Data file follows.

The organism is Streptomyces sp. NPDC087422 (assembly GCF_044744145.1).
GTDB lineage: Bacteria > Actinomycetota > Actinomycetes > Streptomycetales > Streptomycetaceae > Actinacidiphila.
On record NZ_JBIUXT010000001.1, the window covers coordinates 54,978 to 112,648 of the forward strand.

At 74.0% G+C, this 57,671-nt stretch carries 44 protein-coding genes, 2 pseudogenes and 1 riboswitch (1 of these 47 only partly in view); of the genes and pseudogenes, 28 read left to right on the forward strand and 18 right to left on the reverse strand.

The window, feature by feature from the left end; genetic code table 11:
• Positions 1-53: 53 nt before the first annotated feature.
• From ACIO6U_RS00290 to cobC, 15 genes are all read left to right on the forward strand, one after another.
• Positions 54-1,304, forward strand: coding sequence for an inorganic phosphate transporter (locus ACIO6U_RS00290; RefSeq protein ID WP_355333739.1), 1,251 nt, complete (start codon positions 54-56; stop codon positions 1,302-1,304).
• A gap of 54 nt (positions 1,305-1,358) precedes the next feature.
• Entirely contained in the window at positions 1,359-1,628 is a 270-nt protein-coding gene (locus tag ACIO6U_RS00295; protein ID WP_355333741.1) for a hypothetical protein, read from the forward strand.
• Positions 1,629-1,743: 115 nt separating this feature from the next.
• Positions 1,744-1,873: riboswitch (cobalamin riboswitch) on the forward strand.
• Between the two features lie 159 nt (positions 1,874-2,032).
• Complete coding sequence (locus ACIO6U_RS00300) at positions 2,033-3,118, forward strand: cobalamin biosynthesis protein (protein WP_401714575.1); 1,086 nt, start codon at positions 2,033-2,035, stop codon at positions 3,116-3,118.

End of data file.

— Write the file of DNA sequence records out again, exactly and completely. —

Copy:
The organism is Streptomyces sp. NPDC087422 (assembly GCF_044744145.1).
GTDB lineage: Bacteria > Actinomycetota > Actinomycetes > Streptomycetales > Streptomycetaceae > Actinacidiphila.
On record NZ_JBIUXT010000001.1, the window covers coordinates 54,978 to 112,648 of the forward strand.

At 74.0% G+C, this 57,671-nt stretch carries 44 protein-coding genes, 2 pseudogenes and 1 riboswitch (1 of these 47 only partly in view); of the genes and pseudogenes, 28 read left to right on the forward strand and 18 right to left on the reverse strand.

The window, feature by feature from the left end; genetic code table 11:
• Positions 1-53: 53 nt before the first annotated feature.
• From ACIO6U_RS00290 to cobC, 15 genes are all read left to right on the forward strand, one after another.
• Positions 54-1,304, forward strand: coding sequence for an inorganic phosphate transporter (locus ACIO6U_RS00290; RefSeq protein ID WP_355333739.1), 1,251 nt, complete (start codon positions 54-56; stop codon positions 1,302-1,304).
• A gap of 54 nt (positions 1,305-1,358) precedes the next feature.
• Entirely contained in the window at positions 1,359-1,628 is a 270-nt protein-coding gene (locus tag ACIO6U_RS00295; protein ID WP_355333741.1) for a hypothetical protein, read from the forward strand.
• Positions 1,629-1,743: 115 nt separating this feature from the next.
• Positions 1,744-1,873: riboswitch (cobalamin riboswitch) on the forward strand.
• Between the two features lie 159 nt (positions 1,874-2,032).
• Complete coding sequence (locus ACIO6U_RS00300) at positions 2,033-3,118, forward strand: cobalamin biosynthesis protein (protein WP_401714575.1); 1,086 nt, start codon at positions 2,033-2,035, stop codon at positions 3,116-3,118.